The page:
Catch of the Day
May 16, 2008 - January 18, 2009 NOW CLOSED
Recovered artifacts from a U.S. Army Air Corps bomber forced to ditch in Lake Murray during World War II will comprise a "mini-exhibit" about the raising of the aircraft beginning May 16 at the South Carolina State Museum.
"Catch of the Day" tells the story of the ditching and the efforts to recover the B-25C plane after it spent more than half a century submerged 150 feet below the lake’s surface.
"South Carolina was a major center for training pilots during World War II," said Chief Curator of History Fritz Hamer.
"Because of its many deserted islands and large area, Lake Murray made an ideal training ground for bombing runs.
Between 1942 and 1945, thousands of hours of flight time were logged over the lake by pilots who learned how to deliver bombs onto practice targets."
But they didn’t all go perfectly. "After all, these were trainees, not experienced pilots," said Hamer. "But this particular plane developed engine trouble on April 4, 1943, and forced the crew to ditch the aircraft.
"At least four more B-25s also crashed or were ditched, and all but one was salvaged soon after sinking," said the curator. "But at 150 feet, the Army Air Corps decided it wasn’t worth the effort to recover this one."
Five decades later, that was to change. In 1989, Greenville physician and historian Bob Seigler began archival research to find B-25 wrecks in Lake Murray. In 1993 sonar investigations of the lake identified the location of this aircraft. Because of high interest in raising the rare historic plane, plans were quickly made to recover it. The actual recovery, however, was not quick. It took 12 years.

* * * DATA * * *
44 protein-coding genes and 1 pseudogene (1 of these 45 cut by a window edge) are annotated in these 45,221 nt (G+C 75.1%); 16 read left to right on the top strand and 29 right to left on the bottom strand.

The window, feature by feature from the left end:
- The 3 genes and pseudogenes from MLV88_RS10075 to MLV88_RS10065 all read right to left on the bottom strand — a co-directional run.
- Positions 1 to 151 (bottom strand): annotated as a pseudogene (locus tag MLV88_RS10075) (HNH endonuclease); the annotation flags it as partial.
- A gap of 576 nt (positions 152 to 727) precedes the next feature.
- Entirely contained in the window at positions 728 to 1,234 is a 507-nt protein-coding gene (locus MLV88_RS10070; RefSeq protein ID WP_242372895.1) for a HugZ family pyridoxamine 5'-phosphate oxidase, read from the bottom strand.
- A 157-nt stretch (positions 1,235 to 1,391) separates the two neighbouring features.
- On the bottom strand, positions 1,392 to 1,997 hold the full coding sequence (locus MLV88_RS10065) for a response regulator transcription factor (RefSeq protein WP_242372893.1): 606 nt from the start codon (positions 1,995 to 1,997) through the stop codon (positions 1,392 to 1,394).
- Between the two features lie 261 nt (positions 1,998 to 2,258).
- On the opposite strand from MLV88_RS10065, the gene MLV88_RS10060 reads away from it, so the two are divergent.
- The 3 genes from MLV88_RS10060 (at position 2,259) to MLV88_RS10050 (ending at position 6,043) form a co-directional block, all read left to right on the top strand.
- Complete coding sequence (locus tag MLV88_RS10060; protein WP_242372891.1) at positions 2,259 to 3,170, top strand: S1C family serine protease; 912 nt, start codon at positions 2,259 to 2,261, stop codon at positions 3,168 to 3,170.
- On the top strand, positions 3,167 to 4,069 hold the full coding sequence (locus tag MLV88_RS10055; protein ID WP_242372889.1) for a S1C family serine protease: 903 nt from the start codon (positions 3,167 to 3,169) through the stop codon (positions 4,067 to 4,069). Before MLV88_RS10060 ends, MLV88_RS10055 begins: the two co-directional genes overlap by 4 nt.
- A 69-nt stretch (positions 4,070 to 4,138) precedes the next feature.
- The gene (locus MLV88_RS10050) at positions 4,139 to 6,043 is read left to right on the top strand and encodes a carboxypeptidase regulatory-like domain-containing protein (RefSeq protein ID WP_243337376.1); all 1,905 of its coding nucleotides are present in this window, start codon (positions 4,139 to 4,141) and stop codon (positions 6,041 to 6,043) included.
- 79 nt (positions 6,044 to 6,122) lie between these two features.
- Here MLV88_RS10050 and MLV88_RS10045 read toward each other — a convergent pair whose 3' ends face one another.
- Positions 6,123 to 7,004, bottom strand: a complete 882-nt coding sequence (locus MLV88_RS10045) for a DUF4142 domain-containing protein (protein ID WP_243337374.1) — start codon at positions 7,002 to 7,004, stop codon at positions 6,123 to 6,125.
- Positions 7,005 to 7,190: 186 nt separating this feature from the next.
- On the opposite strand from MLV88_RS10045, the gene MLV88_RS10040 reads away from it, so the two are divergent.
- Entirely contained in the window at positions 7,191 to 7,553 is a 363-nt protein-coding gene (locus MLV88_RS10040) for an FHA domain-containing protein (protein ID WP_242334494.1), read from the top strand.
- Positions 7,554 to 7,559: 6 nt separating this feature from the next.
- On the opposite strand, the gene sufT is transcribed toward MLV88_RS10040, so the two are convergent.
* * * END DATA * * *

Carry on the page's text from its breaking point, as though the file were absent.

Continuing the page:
During that period, Seigler was joined by Columbia environmental and aviation attorney John Adams Hodge and Camden consultant Bill Vartorella, who assisted with various aspects of the recovery plan.
Seigler's efforts finally paid off in September 2005, when the plane was brought to the surface by a team of divers and surface personnel, said Hamer. "The aircraft was transported to the Southern Museum of Flight in Birmingham, Alabama, for stabilization and permanent exhibition."
Hodge, an environmental and aviation attorney, worked for over 13 years on the B-25 project. Hodge said, "There were days when we thought that this recovery would never occur, but we kept a steady and deliberate course. Over time many obstacles were overcome. The recovery itself was a daunting operation that was never assured until the aircraft was placed on a specially constructed saddle on the shore of Lake Murray. Up until the last minute, failure was always near. We felt that we had assembled the best team to execute the recovery, and that lesser teams would not have been successful."
In the State Museum’s exhibit, guests can see a C-2 altitude correction computer and an E-6B dead reckoning computer, both standard equipment for bombardier/navigators; an airplane hoisting shackle used for shipping planes; and a technical order for Bendix radios installed on B-25 aircraft. The artifacts were lent by the Birmingham museum.
"The Lake Murray B-25C, South Carolina’s ‘Catch of the Day,’ is a rare and valuable reminder of the role played by the Palmetto State in World War II," Hamer said.
The retrieval, which was chronicled on The History Channel's "Mega-Mover" series, received live coverage by major media and has been the subject of numerous enthusiast magazine articles, as well as traditional news outlets, and the Internet. The three expedition principals, Seigler, Hodge, and Vartorella, are Fellows of the prestigious Explorers Club and carried an historic Explorers Club flag (#103) during the retrieval. The team subsequently received the South Carolina Aviation Association's inaugural "Aviation Preservation Award" in 2006.